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As it stands, the Celtics are missing their most important offensive player in Irving and their most important perimeter defender in Smart. When Irving is on the court this season, Boston scores 7.7 more points per 100 possessions than when he sits, per NBA.com. With Smart on the floor, the Celtics defense improves by 3.6 points per 100 possessions. Neither has been ruled out for the playoffs, but the absence of either will make a world of difference in a series with the Heat or Bucks. Milwaukee has the NBA’s eighth-best offense, while Miami has the No. 10-ranked defense.
The Bucks are 7-9 since the All-Star break but could prove a challenging matchup for a shorthanded team in the playoffs. Without Smart, the Celtics would need to rely on youngsters Brown and Tatum to contain Giannis Antetokounmpo, who, along with Khris Middleton and Tony Snell, also forms a solid perimeter defense unit. If Boston doesn’t have a full-strength Irving in the lineup to bring scoring and playmaking, Milwaukee could be a difficult out.
The Heat would be a more favorable opponent. They don’t have a singular offensive superstar like Antetokounmpo, and this version of Erik Spoelstra’s system is largely built on beating teams with effort and energy. That approach doesn’t translate as well in the playoffs, when every team is locked in at a level it is not in the regular season. Even if Irving remains out, a matchup with Miami would still be winnable for Boston.
Should the Celtics get out of the first round, they’d likely face LeBron James, a healthy Kevin Love and the Cavaliers. Even if Boston’s at full capacity, it would be unrealistic to expect it to win that series.
In the meantime, the absence of Irving will require players like guard Shane Larkin and rookie forwards Semi Ojeleye and Guerschon Yabusele to play more minutes. Ojeleye made a defensive impact against the Blazers in the second half, while Larkin assumed the backup point guard role once again with Terry Rozier slotted into the starting lineup.
Larkin, who has been hampered by knee troubles for much of the season but is now off his minutes restriction, has brought energy and smart playmaking to the Celtics’ closing lineups in Irving’s absence while shooting 39.1 percent from three-point range overall. His size (5’11”, 175 lbs) makes him a liability on the defensive end, but Boston likes the steadiness he has brought in recent weeks.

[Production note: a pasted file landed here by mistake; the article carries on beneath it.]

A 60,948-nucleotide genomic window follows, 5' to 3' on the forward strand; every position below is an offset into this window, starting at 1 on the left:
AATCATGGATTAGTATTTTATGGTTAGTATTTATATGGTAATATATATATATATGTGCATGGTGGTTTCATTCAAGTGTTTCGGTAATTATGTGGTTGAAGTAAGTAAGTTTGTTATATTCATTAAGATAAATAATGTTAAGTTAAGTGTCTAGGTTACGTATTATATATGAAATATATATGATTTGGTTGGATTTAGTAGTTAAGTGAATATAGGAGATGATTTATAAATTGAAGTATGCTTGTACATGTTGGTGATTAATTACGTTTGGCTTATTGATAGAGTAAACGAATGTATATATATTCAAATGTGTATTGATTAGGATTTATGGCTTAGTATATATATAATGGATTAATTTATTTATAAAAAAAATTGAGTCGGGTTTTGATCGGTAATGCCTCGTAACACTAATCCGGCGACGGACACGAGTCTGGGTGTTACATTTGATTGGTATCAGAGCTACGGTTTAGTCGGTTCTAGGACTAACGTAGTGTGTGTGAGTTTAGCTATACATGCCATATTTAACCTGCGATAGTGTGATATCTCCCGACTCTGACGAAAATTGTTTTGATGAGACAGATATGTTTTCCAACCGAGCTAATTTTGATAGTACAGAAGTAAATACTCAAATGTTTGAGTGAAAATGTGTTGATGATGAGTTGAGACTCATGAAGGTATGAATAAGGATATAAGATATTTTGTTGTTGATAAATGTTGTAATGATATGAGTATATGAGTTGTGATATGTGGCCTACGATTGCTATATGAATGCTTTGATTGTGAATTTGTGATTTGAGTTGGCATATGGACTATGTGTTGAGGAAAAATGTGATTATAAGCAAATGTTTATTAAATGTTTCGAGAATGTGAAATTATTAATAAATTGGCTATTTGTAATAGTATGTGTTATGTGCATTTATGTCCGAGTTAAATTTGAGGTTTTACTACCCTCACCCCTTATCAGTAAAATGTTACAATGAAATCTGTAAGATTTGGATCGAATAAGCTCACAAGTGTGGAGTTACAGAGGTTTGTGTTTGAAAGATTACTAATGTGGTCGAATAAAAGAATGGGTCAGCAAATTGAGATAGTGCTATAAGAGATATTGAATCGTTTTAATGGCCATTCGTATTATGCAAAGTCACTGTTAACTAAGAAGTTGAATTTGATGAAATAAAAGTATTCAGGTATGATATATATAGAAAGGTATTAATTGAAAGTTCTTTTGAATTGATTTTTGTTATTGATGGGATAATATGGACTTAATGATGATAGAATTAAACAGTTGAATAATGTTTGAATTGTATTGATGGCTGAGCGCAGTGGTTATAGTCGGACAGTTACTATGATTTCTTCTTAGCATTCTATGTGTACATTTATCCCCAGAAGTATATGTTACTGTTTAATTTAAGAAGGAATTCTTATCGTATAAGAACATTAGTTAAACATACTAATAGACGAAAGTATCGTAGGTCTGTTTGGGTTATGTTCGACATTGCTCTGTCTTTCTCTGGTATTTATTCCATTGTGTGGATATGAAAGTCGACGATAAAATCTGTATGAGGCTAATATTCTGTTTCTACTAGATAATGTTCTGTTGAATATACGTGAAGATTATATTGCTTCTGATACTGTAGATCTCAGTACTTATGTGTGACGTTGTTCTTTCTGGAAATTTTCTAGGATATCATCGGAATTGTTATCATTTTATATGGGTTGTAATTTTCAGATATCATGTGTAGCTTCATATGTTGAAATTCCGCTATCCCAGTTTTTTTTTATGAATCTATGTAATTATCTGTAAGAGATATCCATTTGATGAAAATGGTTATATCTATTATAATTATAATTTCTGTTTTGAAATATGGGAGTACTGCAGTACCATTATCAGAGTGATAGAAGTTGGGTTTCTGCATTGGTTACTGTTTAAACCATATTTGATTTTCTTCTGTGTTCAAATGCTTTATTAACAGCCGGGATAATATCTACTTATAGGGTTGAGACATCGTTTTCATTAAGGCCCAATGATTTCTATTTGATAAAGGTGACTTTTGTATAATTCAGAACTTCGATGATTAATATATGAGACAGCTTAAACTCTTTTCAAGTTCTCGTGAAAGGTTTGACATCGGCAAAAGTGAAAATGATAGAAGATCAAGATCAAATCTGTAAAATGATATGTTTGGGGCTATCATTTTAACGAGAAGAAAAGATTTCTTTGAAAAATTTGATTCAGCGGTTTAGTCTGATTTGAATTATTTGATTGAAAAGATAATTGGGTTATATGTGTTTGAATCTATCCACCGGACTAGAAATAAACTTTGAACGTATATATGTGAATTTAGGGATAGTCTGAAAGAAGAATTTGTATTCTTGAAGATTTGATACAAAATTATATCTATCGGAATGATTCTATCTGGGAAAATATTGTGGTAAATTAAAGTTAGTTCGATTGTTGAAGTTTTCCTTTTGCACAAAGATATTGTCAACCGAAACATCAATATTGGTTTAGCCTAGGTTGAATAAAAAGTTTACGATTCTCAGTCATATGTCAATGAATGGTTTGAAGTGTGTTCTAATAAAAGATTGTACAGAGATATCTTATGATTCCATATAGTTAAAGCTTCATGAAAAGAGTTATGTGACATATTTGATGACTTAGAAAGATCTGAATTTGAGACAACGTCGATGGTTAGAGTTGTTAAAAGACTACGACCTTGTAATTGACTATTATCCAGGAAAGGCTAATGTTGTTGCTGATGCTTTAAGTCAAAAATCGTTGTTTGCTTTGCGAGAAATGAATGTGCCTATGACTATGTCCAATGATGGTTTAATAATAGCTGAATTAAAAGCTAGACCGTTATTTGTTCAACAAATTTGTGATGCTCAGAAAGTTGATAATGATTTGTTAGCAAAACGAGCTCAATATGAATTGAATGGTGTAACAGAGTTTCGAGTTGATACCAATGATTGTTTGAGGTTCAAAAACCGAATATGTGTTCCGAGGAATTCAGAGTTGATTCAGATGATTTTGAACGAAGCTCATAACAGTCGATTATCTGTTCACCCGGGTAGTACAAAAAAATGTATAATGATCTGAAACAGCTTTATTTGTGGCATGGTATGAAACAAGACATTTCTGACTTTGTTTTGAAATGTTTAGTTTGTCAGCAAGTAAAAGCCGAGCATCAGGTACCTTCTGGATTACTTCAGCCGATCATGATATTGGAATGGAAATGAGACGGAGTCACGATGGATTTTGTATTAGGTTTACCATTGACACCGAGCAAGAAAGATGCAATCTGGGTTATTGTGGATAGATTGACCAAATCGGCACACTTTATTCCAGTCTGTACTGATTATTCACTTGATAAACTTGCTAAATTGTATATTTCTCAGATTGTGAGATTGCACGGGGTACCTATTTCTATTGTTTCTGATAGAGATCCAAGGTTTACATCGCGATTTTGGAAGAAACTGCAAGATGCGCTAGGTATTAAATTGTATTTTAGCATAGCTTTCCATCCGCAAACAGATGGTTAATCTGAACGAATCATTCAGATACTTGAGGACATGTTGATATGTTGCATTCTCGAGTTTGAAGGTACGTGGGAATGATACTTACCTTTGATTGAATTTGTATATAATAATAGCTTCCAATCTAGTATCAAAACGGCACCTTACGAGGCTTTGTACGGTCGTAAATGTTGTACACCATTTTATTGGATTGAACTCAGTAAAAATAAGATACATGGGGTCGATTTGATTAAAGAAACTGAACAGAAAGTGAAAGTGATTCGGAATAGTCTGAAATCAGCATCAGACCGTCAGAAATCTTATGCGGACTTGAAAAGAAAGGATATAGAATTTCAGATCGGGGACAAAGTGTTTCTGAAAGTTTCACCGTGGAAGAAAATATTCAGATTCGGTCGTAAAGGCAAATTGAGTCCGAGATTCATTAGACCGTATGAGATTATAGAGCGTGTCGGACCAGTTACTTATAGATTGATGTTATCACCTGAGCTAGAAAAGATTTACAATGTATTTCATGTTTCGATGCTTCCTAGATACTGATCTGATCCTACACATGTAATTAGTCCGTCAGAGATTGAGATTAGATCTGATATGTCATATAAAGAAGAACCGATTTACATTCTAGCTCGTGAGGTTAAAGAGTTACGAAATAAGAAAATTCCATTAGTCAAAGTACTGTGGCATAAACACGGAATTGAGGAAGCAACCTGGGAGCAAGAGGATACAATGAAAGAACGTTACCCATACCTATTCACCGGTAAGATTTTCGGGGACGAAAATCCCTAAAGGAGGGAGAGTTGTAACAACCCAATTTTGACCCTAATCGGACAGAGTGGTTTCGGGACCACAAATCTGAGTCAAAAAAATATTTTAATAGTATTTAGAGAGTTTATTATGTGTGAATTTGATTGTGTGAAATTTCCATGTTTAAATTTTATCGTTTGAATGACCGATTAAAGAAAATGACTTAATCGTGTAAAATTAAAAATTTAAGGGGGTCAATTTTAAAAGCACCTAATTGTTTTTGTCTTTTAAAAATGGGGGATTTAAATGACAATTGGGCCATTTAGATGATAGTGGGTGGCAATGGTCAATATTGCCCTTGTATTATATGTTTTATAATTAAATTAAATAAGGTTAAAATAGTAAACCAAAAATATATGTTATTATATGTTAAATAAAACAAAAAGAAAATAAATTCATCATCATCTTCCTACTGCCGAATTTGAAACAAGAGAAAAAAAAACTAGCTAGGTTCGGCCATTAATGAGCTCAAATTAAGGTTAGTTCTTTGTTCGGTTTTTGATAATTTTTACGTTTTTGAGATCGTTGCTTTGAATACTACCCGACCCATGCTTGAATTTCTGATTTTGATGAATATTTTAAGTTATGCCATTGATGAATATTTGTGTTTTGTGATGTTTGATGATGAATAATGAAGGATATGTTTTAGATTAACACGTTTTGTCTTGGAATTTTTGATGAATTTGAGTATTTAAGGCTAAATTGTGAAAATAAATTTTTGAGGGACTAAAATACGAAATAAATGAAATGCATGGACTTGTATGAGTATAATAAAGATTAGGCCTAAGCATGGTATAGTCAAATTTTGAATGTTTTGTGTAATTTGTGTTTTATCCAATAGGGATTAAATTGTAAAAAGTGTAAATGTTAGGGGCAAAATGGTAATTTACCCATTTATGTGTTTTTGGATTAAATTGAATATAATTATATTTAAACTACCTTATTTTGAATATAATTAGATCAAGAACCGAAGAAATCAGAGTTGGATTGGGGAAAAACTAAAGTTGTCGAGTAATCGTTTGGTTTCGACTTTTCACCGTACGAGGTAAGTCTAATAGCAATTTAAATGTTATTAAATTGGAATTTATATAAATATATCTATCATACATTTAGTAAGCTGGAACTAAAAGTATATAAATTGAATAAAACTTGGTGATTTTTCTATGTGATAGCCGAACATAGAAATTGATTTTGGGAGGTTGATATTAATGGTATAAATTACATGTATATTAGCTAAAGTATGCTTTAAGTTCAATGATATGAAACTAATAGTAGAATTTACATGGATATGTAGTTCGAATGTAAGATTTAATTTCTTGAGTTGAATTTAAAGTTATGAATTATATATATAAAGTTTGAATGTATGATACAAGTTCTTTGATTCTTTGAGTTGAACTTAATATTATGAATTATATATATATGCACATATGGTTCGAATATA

Yabusele is also likely to play a larger role in the coming weeks, with Stevens saying Friday morning he expects the Frenchman to be a bigger part of the rotation. While still raw offensively, Yabusele excelled Friday as a versatile defender against Portland’s smaller lineups and could be a solid multipositional defender in switch-heavy matchups during the playoffs.
At the moment, opportunities are plentiful for the Celtics’ little-used youngsters, which has led to hungry performances and a nothing-to-lose attitude.
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“We’re so young,” Larkin said Friday. “We have no egos. … A guy like Semi [on Friday] didn’t play the whole first half, comes in, plays great defense, gets some key rebounds. Just plays extremely hard. That’s what you’re going to get out of those guys because they’re so young, they want to prove themselves. We’re really fighters.”
That fighting spirit, however, will only take Boston so far against better competition in the playoffs. The Celtics’ postseason ceiling will come down to Irving’s timetable for return.